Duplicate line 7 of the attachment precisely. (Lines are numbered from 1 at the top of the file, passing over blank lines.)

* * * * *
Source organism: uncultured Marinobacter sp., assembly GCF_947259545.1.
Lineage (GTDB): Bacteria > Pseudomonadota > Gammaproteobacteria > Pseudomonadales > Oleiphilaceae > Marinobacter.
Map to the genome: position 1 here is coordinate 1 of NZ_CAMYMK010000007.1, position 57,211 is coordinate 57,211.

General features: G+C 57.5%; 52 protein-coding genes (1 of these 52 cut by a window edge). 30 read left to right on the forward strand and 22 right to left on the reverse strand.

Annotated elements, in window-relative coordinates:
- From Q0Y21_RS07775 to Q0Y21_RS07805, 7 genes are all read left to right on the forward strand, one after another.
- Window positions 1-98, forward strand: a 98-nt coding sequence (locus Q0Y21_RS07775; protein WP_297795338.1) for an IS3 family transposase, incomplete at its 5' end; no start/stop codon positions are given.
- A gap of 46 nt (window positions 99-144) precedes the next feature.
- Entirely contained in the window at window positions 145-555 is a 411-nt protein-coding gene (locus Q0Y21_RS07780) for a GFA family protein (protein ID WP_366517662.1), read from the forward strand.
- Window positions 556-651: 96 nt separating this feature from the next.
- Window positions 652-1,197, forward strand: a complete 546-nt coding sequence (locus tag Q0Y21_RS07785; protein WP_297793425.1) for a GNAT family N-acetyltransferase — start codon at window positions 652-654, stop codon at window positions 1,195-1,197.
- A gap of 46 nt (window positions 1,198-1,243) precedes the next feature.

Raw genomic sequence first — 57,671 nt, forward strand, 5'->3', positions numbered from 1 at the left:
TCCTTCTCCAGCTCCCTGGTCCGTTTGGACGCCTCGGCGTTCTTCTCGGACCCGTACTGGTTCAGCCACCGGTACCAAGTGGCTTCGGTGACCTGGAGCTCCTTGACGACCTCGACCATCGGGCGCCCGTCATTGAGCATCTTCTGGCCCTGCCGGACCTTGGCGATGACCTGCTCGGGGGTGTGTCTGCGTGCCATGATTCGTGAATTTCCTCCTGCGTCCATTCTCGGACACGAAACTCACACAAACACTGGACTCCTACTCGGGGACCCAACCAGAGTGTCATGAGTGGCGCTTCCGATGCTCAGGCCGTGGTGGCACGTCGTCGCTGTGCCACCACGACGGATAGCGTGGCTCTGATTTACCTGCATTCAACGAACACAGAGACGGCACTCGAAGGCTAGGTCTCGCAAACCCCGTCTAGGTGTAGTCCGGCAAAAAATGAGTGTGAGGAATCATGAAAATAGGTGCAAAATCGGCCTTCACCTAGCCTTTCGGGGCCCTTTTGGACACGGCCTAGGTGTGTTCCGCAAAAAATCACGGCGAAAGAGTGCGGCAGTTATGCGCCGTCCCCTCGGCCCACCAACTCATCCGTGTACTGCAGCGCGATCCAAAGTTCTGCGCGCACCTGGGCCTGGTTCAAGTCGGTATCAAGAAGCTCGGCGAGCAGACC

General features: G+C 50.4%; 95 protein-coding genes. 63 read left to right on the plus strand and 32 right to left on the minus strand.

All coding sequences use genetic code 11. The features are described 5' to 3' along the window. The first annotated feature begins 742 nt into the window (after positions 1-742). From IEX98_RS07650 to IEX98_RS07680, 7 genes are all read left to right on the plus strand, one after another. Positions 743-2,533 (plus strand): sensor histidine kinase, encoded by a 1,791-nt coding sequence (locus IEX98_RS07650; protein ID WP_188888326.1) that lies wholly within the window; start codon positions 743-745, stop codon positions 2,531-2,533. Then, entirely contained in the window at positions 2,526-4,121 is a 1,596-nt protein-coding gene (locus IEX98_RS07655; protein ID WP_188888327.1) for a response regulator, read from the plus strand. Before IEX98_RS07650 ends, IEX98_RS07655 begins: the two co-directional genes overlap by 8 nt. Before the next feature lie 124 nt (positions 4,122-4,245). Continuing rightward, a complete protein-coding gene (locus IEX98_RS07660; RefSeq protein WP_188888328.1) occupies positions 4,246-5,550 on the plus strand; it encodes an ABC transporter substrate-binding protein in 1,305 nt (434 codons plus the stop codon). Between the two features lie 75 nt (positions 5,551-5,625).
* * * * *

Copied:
- Window positions 1-98, forward strand: a 98-nt coding sequence (locus Q0Y21_RS07775; protein WP_297795338.1) for an IS3 family transposase, incomplete at its 5' end; no start/stop codon positions are given.